Burns are a common injury. Many burns occur in the home when people are cooking or using appliances like fireplaces, toasters, or electric heaters. Although most burns are mild, severe burns are serious injuries that can leave lasting scars and other complications for victims. When most people think of burns, they think of fire. However, there are many types of burns with unique characteristics. Here’s a breakdown of the main ones:
The most common burn injury is a thermal burn, or a burn caused by fire, hot surfaces, or hot liquids. Physicians call burns from hot liquid scalding, and it’s the most common type of burn young children and older adults suffer. Doctors assess the severity of a thermal burn using a degree scale, the size of the burn, and its location on the victim’s body.
Superficial burns that only affect the outermost layers of skin are first degree burns. Unless such a burn covers a large area of the body or affects a sensitive area such as the face or genitals, people can treat these burns at home using over-the-counter burn ointment and bandages.
Burns that affect the skin’s deeper layers are second degree burns. Doctors will identify these burns by the appearance of large, painful blisters on the affected area. Even small second degree burns require immediate medical attention. If a burn manages to penetrate all of the layers of the skin, it is a third degree burn. These are extremely serious wounds that require immediate medical attention and often require extensive surgical or reconstructive procedures.
Finally, there are fourth degree burns. A fourth degree burn affects the entirety of the skin through all of its layers and the tissues underneath – usually muscles, ligaments, or bone. Fourth degree burns can be life-threatening as they are open wounds, leaving the victim susceptible to infections.
Overexposure to extremely low temperatures can actually cause burns, too. One of the most common examples of this is frostbite. Cold temperature burns can also happen due to wet clothes or surfaces in very cold temperatures. Frostbite most tends to affects the extremities: the arms, legs, fingers, and toes. Without prompt medical care and in the most severe cases, victims of frostbite may require amputation of the affected area.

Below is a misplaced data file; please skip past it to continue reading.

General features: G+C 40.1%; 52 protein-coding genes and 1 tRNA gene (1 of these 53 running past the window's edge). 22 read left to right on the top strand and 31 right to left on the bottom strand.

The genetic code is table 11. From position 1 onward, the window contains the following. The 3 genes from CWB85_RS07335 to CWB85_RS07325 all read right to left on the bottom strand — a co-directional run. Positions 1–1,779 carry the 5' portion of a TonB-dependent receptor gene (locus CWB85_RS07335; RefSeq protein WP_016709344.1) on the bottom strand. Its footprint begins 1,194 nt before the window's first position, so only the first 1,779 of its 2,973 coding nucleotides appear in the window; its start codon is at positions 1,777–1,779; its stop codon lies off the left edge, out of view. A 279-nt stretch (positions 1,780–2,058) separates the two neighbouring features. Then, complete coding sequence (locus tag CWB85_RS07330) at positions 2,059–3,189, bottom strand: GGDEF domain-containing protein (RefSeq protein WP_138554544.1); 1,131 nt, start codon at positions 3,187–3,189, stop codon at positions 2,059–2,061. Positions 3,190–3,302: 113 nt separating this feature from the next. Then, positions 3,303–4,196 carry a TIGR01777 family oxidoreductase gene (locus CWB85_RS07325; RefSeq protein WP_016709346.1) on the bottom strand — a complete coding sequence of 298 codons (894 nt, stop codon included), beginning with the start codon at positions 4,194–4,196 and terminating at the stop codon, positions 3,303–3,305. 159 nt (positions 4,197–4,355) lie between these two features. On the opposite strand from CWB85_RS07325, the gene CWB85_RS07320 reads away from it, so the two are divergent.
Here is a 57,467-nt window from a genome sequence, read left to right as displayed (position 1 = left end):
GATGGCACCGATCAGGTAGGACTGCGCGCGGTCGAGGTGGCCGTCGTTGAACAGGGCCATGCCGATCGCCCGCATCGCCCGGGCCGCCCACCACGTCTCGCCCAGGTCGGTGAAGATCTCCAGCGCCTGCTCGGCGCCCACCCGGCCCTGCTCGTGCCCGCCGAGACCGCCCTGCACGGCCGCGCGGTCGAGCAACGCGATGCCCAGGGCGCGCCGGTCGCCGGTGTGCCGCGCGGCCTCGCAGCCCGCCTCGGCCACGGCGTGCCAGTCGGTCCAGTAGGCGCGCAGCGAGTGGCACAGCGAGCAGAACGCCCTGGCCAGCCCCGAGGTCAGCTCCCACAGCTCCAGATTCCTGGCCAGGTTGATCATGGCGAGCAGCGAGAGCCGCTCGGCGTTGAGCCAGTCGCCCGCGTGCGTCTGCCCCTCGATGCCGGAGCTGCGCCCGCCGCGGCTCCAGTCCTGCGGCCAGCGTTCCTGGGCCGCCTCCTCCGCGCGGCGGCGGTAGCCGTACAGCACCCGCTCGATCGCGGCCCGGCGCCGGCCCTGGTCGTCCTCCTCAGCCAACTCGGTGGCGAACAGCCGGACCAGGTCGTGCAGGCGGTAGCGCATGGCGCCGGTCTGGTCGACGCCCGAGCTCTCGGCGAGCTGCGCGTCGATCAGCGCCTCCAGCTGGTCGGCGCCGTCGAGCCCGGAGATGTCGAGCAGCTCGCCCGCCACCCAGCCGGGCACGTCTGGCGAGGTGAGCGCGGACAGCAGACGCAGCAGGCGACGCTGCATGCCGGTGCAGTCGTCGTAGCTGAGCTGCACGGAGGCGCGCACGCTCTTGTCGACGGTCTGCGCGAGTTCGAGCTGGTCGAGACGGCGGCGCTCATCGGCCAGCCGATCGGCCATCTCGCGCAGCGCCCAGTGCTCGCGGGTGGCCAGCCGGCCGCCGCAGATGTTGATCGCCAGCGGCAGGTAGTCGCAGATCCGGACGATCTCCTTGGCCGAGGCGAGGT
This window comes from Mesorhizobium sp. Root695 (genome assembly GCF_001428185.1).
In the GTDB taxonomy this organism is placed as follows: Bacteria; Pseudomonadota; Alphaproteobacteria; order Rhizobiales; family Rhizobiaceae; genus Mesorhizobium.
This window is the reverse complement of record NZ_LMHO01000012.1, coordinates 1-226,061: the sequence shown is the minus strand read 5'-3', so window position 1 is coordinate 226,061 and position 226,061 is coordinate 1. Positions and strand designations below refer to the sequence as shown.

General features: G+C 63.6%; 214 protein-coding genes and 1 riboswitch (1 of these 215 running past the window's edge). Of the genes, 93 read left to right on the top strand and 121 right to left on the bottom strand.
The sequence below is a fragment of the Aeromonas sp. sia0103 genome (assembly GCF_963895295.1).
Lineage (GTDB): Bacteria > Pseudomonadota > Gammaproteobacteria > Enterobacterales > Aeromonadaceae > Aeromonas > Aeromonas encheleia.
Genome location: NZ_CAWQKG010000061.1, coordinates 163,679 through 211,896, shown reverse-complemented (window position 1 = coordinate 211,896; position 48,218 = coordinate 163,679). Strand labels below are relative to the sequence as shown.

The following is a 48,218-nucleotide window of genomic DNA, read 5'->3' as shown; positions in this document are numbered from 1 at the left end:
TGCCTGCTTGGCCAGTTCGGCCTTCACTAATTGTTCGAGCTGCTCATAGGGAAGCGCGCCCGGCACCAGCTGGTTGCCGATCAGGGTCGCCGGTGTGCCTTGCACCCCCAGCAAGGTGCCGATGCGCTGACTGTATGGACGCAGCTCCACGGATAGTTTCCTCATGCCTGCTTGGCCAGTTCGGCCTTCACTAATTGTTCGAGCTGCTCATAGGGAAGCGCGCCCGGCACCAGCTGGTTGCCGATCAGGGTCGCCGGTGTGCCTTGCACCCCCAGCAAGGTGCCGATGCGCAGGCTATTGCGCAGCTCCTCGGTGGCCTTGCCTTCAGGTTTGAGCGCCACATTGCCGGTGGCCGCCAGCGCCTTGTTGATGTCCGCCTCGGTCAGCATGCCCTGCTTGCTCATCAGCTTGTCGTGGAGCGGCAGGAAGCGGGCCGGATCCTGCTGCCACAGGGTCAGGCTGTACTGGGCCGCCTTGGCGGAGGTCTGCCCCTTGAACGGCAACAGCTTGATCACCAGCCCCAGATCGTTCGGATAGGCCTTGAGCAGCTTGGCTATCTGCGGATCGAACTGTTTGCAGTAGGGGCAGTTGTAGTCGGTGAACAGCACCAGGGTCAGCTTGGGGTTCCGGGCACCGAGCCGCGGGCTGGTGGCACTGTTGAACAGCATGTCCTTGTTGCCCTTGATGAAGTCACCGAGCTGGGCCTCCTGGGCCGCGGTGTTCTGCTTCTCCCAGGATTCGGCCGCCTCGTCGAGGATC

Contact with electrical sources or lightning can cause burns due to the intense energy of electricity. Even low voltage electrical sources can potentially cause serious burns. Electrical burns carry an additional concern as the electrical discharge can interrupt the victim’s heart rate and neurological processes, potentially killing them or causing permanent disabilities.
If you’ve ever eaten extremely spicy foods before, you’ve actually experienced a mild chemical burn. You may have noticed your fingers tingled a bit after touching something very spicy. Contact with corrosive chemicals causes chemical burns. This applies to corrosive substances that can cause serious damage as well as the inhalation of chemical fumes. Chemical gasses can cause severe burning damage to the respiratory system and brain.
Contact with a hard surface causes friction burns. An example of a mild friction burn would be a child sliding on the floor, resulting in a scraped knee. A more serious example would be road rash – a term medical professionals use to describe the wounds motorcycle riders suffer after being thrown from their bikes and sliding on the road.
Radiation burns may sound ominous, but you’ve more than likely experienced one before – sunburn is a very common example of a radiation burn. Exposure to radiation causes these burns, like the sun, radiation therapy, and tanning beds.
If you suffer a burn injury, seek medical attention as soon as possible unless the burn is very mild. If there is any room for doubt, err on the side of caution and talk to a doctor. Burns are not only painful – they can leave lasting scars and even cause permanent damage. If the burn injury occurred because of someone else’s negligence, you might be due compensation. The Riverside burn injury attorneys at Estey & Bomberger can fight for you. Call them today! 951-543-9020